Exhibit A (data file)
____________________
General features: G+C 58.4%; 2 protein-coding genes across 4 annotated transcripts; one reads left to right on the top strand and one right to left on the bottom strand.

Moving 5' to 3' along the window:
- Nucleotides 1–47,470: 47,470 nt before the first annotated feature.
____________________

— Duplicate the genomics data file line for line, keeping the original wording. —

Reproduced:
General features: G+C 58.4%; 2 protein-coding genes across 4 annotated transcripts; one reads left to right on the top strand and one right to left on the bottom strand.

Moving 5' to 3' along the window:
- Nucleotides 1–47,470: 47,470 nt before the first annotated feature.